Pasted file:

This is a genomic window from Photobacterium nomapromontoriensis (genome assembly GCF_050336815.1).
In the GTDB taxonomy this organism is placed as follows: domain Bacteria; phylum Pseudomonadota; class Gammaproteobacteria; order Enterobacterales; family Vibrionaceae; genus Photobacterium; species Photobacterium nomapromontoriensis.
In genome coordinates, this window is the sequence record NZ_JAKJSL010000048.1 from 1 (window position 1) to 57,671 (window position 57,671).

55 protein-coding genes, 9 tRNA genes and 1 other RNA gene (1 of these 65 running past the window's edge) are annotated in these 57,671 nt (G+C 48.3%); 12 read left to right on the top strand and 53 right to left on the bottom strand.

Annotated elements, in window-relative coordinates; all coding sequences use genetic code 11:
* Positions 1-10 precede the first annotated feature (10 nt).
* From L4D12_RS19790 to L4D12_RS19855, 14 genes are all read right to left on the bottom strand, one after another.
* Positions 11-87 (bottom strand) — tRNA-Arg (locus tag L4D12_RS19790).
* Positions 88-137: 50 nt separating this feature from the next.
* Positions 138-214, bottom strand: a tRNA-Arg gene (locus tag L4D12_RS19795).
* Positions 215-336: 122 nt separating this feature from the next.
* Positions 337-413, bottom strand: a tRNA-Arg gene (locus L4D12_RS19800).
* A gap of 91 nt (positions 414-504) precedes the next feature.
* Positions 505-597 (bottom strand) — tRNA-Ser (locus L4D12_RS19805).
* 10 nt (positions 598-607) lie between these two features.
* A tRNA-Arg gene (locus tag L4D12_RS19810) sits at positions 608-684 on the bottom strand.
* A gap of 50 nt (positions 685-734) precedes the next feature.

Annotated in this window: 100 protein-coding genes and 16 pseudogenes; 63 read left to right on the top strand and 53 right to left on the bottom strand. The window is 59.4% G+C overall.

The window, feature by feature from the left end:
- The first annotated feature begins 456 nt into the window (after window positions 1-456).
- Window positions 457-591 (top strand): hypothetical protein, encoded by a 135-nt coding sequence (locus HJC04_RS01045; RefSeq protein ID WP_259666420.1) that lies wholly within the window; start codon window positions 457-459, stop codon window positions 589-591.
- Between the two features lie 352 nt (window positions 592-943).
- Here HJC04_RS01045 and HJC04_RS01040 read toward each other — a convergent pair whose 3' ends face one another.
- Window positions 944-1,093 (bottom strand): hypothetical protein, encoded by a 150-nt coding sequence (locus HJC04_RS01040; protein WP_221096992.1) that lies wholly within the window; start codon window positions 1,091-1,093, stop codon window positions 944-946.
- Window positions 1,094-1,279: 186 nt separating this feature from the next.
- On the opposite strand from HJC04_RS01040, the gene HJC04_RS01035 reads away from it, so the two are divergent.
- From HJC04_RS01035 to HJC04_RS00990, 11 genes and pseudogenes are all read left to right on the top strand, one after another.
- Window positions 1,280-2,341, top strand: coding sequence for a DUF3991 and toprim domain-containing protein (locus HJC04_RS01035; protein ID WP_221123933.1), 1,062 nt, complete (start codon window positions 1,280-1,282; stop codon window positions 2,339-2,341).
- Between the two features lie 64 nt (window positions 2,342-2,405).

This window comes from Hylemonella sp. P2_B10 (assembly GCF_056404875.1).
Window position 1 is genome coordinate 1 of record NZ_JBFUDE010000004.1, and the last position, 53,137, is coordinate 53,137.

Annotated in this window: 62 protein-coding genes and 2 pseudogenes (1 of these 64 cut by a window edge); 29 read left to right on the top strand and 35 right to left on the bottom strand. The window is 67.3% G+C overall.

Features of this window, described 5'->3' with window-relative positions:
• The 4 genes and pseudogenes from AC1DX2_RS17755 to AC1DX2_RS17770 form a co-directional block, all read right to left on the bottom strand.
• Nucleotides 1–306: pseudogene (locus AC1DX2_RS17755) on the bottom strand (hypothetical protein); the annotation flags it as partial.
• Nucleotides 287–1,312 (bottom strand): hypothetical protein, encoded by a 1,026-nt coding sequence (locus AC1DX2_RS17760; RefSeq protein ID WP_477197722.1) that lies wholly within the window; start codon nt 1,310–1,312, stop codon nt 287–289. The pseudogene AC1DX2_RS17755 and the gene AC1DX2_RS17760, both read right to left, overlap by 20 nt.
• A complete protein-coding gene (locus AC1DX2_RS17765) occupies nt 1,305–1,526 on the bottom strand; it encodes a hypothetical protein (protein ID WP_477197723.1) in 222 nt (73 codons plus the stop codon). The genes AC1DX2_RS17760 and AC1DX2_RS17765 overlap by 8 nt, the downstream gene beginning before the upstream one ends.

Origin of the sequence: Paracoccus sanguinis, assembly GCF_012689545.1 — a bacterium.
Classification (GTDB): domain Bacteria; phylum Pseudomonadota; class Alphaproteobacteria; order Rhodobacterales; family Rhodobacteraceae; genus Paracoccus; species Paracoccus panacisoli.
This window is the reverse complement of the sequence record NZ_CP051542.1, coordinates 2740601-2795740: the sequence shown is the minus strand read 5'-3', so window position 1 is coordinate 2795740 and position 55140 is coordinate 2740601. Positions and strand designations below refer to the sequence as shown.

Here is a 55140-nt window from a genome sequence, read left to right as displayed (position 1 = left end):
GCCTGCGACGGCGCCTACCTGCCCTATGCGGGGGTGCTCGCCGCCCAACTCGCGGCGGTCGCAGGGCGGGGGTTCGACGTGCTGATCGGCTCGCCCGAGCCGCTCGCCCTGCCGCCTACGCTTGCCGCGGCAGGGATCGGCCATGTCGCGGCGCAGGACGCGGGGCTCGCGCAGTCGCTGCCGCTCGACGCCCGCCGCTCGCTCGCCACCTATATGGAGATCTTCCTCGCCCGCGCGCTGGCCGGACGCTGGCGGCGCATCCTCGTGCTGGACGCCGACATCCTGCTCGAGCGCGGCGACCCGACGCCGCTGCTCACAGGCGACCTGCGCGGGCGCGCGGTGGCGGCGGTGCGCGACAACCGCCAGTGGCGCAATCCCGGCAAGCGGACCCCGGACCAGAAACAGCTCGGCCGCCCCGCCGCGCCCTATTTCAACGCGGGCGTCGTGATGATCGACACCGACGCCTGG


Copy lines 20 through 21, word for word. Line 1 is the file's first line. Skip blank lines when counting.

- The first annotated feature begins 456 nt into the window (after window positions 1-456).
- Window positions 457-591 (top strand): hypothetical protein, encoded by a 135-nt coding sequence (locus HJC04_RS01045; RefSeq protein ID WP_259666420.1) that lies wholly within the window; start codon window positions 457-459, stop codon window positions 589-591.